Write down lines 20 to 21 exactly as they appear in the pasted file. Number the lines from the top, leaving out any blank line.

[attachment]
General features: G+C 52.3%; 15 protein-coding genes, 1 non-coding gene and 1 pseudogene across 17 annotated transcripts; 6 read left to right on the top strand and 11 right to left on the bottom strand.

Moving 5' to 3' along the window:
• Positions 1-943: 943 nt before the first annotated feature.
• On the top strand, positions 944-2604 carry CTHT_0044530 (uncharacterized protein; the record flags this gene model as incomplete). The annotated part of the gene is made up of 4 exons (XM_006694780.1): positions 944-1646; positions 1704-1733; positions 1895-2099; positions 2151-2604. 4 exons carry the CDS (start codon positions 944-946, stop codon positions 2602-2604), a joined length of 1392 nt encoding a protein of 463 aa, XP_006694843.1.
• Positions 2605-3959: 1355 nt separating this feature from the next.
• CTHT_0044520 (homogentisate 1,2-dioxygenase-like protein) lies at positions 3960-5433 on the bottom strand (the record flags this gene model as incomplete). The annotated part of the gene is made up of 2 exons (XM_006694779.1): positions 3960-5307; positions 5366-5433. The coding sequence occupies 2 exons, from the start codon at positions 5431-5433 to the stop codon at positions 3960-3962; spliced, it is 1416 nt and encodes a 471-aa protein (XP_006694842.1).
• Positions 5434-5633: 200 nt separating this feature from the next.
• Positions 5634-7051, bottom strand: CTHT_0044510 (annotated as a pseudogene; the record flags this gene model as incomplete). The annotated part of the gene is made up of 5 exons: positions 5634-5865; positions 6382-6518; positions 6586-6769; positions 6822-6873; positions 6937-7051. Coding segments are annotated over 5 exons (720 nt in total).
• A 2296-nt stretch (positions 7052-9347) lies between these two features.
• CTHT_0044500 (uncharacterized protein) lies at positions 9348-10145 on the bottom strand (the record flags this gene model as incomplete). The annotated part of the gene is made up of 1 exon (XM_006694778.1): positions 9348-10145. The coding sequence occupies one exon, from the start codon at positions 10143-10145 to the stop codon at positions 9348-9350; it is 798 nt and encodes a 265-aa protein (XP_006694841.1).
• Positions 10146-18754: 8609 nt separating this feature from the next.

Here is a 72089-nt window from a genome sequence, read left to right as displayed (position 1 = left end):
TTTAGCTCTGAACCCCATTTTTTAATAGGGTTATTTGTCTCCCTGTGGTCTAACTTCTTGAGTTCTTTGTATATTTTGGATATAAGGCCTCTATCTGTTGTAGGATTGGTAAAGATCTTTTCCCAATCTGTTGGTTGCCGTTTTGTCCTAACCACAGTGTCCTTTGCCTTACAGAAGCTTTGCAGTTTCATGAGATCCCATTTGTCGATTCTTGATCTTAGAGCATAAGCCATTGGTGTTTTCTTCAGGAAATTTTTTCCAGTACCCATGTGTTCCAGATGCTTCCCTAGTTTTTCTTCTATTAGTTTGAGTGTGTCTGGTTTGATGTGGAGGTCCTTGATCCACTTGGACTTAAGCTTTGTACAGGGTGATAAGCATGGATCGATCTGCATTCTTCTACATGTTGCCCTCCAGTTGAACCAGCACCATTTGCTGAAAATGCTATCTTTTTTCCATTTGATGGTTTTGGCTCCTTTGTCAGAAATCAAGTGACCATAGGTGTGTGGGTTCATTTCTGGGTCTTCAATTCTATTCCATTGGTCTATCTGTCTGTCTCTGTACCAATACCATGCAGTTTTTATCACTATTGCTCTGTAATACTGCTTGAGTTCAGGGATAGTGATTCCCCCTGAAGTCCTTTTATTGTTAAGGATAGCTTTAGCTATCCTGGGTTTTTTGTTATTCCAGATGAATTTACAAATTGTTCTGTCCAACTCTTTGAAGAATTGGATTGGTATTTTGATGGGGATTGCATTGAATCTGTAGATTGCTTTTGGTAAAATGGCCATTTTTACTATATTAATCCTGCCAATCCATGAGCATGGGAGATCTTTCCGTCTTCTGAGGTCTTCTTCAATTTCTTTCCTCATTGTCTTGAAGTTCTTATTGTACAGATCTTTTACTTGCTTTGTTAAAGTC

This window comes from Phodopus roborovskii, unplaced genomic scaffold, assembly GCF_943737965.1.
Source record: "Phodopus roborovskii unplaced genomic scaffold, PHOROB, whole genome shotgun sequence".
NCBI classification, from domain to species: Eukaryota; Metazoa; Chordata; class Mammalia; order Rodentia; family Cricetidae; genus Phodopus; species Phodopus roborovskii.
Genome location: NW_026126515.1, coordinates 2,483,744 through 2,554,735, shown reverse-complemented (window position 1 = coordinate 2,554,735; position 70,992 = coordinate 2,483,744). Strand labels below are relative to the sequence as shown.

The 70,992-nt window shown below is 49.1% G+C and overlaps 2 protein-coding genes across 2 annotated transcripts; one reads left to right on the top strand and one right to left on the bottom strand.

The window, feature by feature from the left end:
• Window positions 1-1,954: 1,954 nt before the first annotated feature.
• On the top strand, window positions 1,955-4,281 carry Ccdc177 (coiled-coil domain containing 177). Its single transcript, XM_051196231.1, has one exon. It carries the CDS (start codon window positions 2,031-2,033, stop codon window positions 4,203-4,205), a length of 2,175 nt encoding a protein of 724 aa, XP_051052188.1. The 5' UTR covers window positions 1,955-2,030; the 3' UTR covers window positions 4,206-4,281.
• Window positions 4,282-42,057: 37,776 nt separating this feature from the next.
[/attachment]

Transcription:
• Window positions 1-1,954: 1,954 nt before the first annotated feature.
• On the top strand, window positions 1,955-4,281 carry Ccdc177 (coiled-coil domain containing 177). Its single transcript, XM_051196231.1, has one exon. It carries the CDS (start codon window positions 2,031-2,033, stop codon window positions 4,203-4,205), a length of 2,175 nt encoding a protein of 724 aa, XP_051052188.1. The 5' UTR covers window positions 1,955-2,030; the 3' UTR covers window positions 4,206-4,281.